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Say it ain't so, Sam

“THAT may be the best line you’ve ever written,” a grateful Sam Krupsky’s booming voice hollered down the telephone line to me in what now feels about four decades ago.

Krupsky was a 205cm, 110kg keyway giant in the vanguard of a host of multi-talented American players who changed the course of basketball in South Australia from the mid-Seventies.

It started with Don Atherton, was superceded by the brilliance of Ken Richardson and continued with players such as Krupsky, Ken Edick, Jim Underwood and Eric Vaaler positively altering the fortunes of SA’s most prominent clubs.

SAM AT STURT: Sam Krupsky (#12) can't get to this shot by Adelaide Giants' Peter Vitols.

Krupsky landed in Adelaide for South Adelaide in 1977 and spent two years with the Panthers, guiding them to the 1978 Grand Final where they fell victim to an NBL-bound West Adelaide Bearcats winning the first in their unprecedented run of five consecutive SA Championships.

He crossed to Sturt Pioneers (as the Sabres then were known), an exciting club filled with serious prospects such as Phil Smyth, though none familiar playing with such a huge keyway presence as Big Sam.

Consequently, Krupsky spent a lot of time posting up, then rolling to pursue offensive rebounds, the Sturt kids unable or unwilling to pass into the post with any regularity.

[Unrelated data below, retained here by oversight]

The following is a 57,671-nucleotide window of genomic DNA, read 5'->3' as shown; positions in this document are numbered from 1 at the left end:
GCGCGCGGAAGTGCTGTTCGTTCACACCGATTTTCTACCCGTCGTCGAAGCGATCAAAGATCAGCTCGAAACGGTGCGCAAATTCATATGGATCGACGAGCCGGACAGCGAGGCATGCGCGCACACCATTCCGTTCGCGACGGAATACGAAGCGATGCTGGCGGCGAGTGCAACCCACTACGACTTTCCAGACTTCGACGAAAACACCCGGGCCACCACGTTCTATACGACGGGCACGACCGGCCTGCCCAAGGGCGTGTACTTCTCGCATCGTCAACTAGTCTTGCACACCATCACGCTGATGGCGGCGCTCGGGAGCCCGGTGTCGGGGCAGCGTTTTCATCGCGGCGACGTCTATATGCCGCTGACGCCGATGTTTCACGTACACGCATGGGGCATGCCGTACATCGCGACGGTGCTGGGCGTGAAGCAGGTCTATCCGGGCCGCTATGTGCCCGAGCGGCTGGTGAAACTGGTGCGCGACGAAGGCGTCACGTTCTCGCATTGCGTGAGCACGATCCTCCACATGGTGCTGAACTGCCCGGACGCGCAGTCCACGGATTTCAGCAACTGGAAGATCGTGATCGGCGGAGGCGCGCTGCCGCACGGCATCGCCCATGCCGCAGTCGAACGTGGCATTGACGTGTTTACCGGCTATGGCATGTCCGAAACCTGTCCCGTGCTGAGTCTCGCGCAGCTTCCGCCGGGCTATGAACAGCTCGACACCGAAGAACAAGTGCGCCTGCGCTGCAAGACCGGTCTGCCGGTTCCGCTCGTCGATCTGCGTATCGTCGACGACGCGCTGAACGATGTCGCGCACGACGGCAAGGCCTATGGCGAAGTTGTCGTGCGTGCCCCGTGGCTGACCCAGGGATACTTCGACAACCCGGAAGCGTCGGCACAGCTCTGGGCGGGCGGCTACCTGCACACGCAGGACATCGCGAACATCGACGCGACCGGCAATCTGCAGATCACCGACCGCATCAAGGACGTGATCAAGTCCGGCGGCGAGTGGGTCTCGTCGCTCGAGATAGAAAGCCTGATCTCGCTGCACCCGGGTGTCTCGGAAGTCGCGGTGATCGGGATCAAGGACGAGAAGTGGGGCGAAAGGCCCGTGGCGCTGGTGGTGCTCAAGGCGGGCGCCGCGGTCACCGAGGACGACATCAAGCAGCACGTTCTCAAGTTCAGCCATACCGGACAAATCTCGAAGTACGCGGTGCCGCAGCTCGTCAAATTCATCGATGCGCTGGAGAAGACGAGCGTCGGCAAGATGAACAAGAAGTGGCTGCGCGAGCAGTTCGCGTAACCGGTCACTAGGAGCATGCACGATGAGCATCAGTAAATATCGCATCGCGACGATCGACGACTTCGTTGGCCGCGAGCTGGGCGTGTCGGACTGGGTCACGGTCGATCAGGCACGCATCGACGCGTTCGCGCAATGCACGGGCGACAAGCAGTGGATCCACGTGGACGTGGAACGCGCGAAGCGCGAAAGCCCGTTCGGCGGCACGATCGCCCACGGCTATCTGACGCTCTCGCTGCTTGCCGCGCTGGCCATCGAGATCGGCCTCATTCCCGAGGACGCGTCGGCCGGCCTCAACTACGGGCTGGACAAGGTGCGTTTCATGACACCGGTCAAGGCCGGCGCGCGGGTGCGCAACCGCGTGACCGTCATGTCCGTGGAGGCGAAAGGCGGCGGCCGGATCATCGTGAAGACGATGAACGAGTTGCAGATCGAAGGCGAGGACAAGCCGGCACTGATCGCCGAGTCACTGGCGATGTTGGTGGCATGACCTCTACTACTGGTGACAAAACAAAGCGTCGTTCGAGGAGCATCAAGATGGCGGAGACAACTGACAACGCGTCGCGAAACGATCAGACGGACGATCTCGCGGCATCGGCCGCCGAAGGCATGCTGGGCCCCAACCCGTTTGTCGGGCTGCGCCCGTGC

After one such frustrating evening for the big fella, I wrote in my match review that Krupsky would receive more offensive passes on any Saturday in an Adelaide nightclub than he would playing for Sturt.

Hence the grateful telephone call and compliment – at least I took it as such – from the gentle Philadelphia giant who fell in love with Australia and made it his home for the rest of his life.

SAM IN THE BACKGROUND: Uldis Bruns picks up the ball, Sam's friend Ken Edick, far left.

That life sadly ended last Sunday as Sam, at 66 not far removed from his retirement from the Australian Rail Track Corporation, was claimed by cancer, gone far too soon.

Long after he finished playing basketball, we occasionally would bump into each other in shopping centres, stop to talk old times, inevitably leaving each other laughing and better for the exchange.

Our closer friendship actually developed from a chance meeting at the memorial held in Adelaide for Ken Richardson after the NBL’s inaugural MVP passed away in Darwin late in 2013.

Sam spoke at length about Kenny and how he occasionally would join him and Ken Edick - the trio serving as bouncers at Adelaide nightclubs - and of Richardson’s ability to defuse volatile situations, despite being arguably the best-equipped to handle them.

An avid fisherman and voracious reader, he could not read Ernest Hemingway’s “The Old Man and The Sea” often enough, Sam’s penchant for literature making his own storytelling something for the ages.

He spoke with great affection of his time working on the tough docks in Philadelphia between playing at University of California, Berkeley and being recruited to Australia by Hall of Famer Ken Cole.